When you have a baby in your 40s, chances are you are hopped up on doctor-prescribed hormones. I sure was; for me, it was a viscous concoction injected nightly by my husband. After I had my son Leo, my OB/GYN mentioned off-handedly, “You know, with all those hormones messing around in you, you just may go straight into menopause.”
He was correct. Almost immediately, I became a freak of nature. How was it even possible to breastfeed while simultaneously plunging into menopause? A modern marvel, I felt like one of those news stories: “Grandmother Becomes a New Mother at the Age of 87.”
Indeed, women are having babies well into their 40s. But the idea that one could birth a baby while losing all signs of fertility still felt more like science fiction than modern medicine to me. In one memorable visit, a technician — using a sonogram to make sure everything was back in its proper place after the birth — told me that she couldn’t find one of my ovaries. “Should I be concerned?” I asked her. “No,” she replied, “sometimes they just shrivel up and go away.”
So began my walk down a long and unfamiliar hallway.
“I knew so much more going into both menstruation and pregnancy than I did going into menopause,” writes Darcey Steinke in her new book, “Flash Count Diary: Menopause and the Vindication of Natural Life.” Steinke’s book takes an unflinching look at what happens when fertility, her fertility in particular, ends — and something else, wild and unpredictable, takes over. In other words, it’s a story of possession.
Steinke chronicles the journey as a way to understand her invader, a marauder that first takes the form of a fireball, causing sweat to soak her sheets at night and her clothes by day. She starts a diary to track the frequency of her hot flashes, which sometimes amass to 10 per day.
Seeking to understand menopause in a more complex, spiritual and intellectual way, her journal expands to include a trip to the Miami Seaquarium to visit Lolita, a captive orca whale (one of the only other species that experience menopause, Steinke learns), as well as a questionable visit to a massage parlor in Paris. She excavates her deceased mother’s letters and journals and, in Amsterdam, attends a male-led conference on menopause. (Menopause, Steinke notes, “is often filtered through male bafflement and repugnance.”)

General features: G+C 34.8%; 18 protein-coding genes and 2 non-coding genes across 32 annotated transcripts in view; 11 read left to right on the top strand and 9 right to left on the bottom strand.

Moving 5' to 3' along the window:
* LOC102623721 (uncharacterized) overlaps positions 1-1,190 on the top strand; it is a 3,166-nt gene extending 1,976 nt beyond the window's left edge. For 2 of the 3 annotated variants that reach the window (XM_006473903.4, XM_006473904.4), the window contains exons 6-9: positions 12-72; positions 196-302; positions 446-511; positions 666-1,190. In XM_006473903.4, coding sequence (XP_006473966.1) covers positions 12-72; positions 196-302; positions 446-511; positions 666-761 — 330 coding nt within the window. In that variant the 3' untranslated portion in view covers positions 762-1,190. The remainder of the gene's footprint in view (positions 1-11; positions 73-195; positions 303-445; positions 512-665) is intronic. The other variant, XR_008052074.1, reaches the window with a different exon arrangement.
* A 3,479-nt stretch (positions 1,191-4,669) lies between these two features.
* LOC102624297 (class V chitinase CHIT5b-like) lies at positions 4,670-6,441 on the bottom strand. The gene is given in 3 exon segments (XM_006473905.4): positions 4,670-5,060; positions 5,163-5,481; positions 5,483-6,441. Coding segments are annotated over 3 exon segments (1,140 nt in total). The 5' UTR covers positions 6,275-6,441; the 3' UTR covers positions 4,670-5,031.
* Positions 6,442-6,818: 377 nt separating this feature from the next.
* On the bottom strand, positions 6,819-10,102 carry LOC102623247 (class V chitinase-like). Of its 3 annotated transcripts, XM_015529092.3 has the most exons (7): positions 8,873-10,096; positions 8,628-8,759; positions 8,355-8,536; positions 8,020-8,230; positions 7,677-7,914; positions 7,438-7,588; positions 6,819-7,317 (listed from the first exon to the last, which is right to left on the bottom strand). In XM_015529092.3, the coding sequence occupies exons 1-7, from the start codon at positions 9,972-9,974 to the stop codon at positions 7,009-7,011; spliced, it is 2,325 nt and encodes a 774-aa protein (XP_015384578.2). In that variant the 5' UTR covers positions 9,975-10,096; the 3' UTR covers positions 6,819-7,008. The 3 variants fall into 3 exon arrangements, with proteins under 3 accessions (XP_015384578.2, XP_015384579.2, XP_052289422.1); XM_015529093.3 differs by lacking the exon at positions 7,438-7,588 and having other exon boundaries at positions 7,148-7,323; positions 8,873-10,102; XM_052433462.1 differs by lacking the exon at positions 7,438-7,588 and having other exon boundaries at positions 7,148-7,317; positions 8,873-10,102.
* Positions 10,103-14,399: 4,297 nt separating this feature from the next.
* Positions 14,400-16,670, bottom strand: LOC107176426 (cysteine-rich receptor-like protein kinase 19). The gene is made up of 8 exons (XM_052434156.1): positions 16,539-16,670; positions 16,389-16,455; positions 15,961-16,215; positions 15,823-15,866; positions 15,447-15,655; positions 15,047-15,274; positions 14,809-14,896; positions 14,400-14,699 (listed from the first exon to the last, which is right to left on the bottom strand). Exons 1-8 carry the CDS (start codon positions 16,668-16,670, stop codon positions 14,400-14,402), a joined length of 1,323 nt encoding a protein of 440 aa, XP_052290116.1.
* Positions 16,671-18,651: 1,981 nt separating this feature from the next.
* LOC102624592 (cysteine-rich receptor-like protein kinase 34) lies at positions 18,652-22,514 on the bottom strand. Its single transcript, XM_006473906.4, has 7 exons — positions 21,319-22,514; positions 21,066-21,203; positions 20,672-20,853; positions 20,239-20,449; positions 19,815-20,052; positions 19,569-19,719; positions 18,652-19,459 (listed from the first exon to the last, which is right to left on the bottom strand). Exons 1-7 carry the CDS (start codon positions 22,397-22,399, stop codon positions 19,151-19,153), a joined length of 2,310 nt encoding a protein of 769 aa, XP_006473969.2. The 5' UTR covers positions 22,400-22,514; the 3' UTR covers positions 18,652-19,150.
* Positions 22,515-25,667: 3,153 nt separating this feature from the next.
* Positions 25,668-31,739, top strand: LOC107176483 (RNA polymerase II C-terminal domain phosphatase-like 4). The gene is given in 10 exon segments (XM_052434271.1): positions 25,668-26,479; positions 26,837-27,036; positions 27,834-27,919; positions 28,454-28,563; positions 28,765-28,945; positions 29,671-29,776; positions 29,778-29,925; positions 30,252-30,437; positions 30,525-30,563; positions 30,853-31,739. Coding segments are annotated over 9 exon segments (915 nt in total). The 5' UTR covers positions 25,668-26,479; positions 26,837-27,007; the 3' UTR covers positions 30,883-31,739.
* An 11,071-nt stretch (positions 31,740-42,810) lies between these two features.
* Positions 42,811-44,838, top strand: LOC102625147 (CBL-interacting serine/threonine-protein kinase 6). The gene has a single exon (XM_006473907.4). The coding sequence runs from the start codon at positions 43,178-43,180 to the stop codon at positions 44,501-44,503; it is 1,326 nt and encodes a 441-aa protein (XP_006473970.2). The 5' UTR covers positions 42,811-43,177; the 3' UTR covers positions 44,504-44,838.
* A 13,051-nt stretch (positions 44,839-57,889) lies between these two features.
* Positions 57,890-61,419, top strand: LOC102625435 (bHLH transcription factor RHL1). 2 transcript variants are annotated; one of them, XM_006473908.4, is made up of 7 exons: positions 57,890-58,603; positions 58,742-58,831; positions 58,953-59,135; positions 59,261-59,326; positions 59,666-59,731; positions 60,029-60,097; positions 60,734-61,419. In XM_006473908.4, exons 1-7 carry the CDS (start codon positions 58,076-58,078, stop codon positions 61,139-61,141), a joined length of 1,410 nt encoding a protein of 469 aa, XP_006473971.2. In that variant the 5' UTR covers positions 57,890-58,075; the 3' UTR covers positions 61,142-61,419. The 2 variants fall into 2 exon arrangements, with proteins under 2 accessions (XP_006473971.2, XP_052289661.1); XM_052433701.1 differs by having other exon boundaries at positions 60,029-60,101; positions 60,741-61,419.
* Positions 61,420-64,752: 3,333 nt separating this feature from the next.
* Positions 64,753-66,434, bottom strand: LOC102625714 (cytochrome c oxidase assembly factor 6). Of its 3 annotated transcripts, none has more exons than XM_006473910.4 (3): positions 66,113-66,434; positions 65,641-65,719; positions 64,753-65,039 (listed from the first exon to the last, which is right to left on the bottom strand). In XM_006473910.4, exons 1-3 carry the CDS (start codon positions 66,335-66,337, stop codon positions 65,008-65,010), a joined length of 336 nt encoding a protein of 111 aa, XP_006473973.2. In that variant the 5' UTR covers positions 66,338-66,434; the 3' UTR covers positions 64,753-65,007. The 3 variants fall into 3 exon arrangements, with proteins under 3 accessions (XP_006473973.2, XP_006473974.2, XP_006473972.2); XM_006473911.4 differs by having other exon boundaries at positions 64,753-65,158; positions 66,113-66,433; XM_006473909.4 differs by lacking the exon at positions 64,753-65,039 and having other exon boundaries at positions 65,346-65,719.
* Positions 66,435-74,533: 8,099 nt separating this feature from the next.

It’s not only the diminishing male gaze — what’s so often portrayed as our swift decline in beauty and desirability — for which women are needlessly blamed. More broadly, it’s society’s positioning of menopause and its view of older women that needs a reckoning. In an early part of the book, Steinke writes:
She goes on to catalog how the media casts menopausal woman. On “That ’70s Show,” for example, Red refers to “the horrible thing that has taken over your mother” to describe Kitty’s experience with menopause. When Robin Williams catches his prosthetic breasts on fire in “Mrs. Doubtfire,” he uses pot lids to put out the flames and remarks, “My first day as a woman and I am already having hot flashes.”
In a chapter titled “Lessons in Demonology,” Steinke tells us that in the 16th and 17th centuries, any sign of a woman aging — i.e., anything connected to menopause — was proof of witchery. “Chin hairs. Witch. Wrinkles. Witch. … If she was quarrelsome, angry, spoke loudly, and moved, at times, in quick bursts of chaotic energy to open a window or get a ladle of water, then she was definitely a witch.” Check, check and check.
Failing to locate an ally in the human world, Steinke ultimately finds a compatriot in the natural one. Without giving away too much, she takes a trip to the San Juan Islands, where she experiences a powerful communion with a whale named Granny, a possible centenarian and the probable grandmother of the Miami Seaquarium’s Lolita. It’s a moment of transcendence for Steinke, not between human and whale, but between two souls. And trust me, this is not as Marianne Williamson as it sounds.
While I’m at it, let me just say that “Flash Count Diary” is so much more than a menopause travelogue. Throughout, Steinke weaves her personal story with philosophy, science, art and literature, a hybrid that feels fresh and new in the landscape of traditional memoirs.
At the outset of her book, Steinke writes, “I want to read stories not of propped-up femininity but of people who are disoriented but also electrified by their new hormonal configuration.” Luckily, her cris de coeur has become the book we now hold in our hands.